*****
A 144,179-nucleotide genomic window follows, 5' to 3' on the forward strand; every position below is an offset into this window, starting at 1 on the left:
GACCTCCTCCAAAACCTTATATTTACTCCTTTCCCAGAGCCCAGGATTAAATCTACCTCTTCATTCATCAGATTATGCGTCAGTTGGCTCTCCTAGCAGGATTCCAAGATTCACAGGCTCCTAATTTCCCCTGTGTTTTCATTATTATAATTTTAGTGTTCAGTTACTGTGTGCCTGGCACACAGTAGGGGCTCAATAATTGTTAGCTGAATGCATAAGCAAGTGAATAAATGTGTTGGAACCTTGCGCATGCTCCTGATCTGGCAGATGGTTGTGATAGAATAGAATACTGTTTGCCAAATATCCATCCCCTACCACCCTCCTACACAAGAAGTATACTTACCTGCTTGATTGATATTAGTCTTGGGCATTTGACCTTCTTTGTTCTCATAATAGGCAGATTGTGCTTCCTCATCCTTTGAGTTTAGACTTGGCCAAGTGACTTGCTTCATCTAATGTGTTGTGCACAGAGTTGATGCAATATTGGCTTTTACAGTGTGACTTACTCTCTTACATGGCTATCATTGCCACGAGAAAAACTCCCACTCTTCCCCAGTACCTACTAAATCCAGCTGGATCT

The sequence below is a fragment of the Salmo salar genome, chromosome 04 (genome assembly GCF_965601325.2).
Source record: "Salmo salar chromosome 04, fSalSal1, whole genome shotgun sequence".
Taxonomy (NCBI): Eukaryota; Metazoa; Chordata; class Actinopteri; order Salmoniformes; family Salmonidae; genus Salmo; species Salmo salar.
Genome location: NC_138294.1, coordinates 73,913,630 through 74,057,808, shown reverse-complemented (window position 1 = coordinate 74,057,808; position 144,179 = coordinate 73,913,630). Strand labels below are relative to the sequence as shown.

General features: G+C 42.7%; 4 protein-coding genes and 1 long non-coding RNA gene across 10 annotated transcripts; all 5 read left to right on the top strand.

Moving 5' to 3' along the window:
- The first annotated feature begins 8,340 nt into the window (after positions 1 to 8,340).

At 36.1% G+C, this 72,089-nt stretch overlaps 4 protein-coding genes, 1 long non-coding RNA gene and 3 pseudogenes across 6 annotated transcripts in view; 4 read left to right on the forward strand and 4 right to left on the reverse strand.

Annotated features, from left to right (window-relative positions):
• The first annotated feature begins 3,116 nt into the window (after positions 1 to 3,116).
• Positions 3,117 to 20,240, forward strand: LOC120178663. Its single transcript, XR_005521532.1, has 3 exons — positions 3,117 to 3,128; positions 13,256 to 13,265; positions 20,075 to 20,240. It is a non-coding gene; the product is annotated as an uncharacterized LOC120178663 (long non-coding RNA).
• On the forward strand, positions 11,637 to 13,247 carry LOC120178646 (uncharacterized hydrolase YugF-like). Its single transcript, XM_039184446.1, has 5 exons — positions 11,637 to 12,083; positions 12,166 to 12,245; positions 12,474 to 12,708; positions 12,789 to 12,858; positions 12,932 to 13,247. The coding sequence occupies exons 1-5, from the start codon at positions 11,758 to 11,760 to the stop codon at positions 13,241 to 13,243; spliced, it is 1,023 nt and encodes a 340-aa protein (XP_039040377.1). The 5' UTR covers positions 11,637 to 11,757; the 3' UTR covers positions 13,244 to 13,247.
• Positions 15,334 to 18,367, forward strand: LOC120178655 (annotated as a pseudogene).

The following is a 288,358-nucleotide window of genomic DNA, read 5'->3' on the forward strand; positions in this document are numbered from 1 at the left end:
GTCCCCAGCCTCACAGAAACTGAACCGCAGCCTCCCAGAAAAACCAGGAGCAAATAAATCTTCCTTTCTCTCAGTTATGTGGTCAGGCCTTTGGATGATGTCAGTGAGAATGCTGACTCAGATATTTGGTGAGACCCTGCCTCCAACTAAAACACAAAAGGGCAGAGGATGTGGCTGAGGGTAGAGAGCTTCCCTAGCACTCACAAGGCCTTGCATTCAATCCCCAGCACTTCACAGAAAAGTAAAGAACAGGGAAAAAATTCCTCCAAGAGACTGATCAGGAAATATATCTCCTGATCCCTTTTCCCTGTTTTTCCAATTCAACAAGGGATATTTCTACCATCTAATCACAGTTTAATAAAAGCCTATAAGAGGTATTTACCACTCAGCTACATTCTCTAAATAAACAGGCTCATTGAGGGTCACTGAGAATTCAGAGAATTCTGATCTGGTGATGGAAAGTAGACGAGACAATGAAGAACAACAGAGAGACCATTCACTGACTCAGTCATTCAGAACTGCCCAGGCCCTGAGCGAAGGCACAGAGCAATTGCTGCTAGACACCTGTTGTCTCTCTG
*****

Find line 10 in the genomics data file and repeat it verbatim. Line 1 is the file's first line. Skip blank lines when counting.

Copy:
At 36.1% G+C, this 72,089-nt stretch overlaps 4 protein-coding genes, 1 long non-coding RNA gene and 3 pseudogenes across 6 annotated transcripts in view; 4 read left to right on the forward strand and 4 right to left on the reverse strand.